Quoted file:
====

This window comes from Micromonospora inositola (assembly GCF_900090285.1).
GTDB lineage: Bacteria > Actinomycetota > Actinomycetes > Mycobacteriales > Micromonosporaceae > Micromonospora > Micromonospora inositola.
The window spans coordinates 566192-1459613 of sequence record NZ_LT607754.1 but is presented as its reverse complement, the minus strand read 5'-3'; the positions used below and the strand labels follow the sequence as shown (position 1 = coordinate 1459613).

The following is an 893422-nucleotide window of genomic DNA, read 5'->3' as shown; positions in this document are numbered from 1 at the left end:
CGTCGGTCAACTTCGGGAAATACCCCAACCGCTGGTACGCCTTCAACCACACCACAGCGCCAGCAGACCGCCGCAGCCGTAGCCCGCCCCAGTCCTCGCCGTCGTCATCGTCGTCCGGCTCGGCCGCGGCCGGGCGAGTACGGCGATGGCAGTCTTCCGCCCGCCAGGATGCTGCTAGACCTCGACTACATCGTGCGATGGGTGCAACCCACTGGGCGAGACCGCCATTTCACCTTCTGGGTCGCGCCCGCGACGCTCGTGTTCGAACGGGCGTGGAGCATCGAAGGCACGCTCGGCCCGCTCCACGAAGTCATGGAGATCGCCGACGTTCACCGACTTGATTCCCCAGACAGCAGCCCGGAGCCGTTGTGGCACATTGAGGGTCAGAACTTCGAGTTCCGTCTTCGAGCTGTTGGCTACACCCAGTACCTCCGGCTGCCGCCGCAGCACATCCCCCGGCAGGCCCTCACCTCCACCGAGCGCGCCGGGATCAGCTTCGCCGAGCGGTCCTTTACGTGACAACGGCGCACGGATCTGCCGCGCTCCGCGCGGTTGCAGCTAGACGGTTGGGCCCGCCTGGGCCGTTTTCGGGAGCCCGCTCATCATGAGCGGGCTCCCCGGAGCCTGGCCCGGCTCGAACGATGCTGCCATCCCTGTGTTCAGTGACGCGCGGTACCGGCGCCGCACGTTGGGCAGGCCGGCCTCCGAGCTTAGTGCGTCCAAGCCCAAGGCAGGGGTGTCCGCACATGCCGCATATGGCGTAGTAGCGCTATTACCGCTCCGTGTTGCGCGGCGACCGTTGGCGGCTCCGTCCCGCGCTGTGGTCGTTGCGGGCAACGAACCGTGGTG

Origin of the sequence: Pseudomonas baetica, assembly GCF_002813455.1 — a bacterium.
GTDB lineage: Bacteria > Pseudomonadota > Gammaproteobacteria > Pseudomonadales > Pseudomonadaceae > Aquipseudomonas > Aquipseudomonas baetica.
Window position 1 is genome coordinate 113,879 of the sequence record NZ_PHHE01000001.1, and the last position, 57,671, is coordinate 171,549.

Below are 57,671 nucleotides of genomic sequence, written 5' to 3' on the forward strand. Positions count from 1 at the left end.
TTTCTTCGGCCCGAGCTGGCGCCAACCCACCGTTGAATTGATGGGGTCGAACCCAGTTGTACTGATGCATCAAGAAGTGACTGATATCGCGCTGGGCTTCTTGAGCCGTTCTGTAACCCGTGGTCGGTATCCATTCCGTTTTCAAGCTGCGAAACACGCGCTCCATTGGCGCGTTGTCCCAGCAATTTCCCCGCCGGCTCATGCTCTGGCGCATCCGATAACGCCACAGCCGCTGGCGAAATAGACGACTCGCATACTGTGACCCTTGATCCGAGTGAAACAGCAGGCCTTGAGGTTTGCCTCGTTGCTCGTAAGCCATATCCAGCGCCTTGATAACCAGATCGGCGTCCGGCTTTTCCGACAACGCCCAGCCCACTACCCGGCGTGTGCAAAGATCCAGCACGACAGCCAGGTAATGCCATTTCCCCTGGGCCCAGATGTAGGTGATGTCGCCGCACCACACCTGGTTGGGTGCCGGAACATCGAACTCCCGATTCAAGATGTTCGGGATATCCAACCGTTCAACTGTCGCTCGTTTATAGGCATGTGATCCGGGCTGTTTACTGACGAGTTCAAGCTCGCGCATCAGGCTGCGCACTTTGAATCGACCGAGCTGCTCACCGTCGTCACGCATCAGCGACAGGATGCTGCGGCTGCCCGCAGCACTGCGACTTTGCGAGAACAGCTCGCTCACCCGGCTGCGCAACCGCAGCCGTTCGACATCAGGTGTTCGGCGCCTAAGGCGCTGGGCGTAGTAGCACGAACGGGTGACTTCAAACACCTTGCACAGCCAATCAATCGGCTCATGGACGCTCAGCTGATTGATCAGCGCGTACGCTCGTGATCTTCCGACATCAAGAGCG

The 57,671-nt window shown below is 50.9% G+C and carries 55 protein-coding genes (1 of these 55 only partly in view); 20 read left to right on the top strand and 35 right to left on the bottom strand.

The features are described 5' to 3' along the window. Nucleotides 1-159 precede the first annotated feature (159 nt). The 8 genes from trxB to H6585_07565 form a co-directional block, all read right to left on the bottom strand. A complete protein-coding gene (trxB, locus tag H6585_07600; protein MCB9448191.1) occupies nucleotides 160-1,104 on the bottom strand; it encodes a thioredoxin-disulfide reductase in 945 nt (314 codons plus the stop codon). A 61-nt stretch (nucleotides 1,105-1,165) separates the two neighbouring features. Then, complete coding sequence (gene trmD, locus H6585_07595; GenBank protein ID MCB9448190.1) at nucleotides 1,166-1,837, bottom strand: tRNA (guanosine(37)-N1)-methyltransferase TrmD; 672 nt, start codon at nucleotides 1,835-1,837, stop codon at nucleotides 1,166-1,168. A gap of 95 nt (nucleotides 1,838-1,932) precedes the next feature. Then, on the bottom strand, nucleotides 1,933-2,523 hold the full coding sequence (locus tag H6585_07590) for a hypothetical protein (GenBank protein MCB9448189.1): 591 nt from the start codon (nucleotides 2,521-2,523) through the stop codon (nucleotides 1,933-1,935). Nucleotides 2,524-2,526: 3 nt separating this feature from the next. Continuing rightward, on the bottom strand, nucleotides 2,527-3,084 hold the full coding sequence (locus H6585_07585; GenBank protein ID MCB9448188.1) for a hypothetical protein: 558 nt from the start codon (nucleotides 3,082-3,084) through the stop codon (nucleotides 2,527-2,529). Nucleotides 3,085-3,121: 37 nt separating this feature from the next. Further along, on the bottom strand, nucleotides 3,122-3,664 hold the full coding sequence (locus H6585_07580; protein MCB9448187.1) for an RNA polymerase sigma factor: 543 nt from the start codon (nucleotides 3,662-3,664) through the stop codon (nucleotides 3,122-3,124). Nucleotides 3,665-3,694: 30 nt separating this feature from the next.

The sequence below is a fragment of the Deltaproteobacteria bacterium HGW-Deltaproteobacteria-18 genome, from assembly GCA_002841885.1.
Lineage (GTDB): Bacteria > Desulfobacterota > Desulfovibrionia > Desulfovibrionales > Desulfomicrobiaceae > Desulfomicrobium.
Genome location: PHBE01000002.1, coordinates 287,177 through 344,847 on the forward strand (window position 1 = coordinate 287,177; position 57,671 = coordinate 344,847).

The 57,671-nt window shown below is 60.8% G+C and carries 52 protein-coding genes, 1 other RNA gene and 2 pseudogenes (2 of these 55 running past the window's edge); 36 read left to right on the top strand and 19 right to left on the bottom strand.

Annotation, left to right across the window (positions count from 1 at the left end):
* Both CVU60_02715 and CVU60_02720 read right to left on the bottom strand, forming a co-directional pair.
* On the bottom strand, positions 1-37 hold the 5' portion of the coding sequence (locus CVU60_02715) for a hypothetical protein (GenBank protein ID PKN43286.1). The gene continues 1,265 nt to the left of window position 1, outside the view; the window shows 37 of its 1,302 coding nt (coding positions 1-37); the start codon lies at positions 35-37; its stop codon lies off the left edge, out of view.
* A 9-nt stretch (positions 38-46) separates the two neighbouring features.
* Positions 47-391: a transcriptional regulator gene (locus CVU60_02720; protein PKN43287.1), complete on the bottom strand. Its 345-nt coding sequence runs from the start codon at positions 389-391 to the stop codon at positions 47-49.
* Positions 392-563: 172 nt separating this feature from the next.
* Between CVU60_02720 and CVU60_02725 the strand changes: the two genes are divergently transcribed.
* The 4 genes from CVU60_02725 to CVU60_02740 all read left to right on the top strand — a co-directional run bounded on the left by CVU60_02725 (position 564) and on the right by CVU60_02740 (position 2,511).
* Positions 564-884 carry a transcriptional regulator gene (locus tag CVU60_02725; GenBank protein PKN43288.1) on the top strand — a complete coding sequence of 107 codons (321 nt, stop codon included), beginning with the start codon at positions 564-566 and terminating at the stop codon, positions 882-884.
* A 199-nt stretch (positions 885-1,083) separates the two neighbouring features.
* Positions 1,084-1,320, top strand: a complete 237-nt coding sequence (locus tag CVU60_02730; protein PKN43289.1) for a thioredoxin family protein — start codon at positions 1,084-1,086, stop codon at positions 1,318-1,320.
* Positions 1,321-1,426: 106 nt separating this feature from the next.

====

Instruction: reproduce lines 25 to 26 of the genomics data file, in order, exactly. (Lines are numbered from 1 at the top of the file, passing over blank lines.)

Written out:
* Positions 564-884 carry a transcriptional regulator gene (locus tag CVU60_02725; GenBank protein PKN43288.1) on the top strand — a complete coding sequence of 107 codons (321 nt, stop codon included), beginning with the start codon at positions 564-566 and terminating at the stop codon, positions 882-884.
* A 199-nt stretch (positions 885-1,083) separates the two neighbouring features.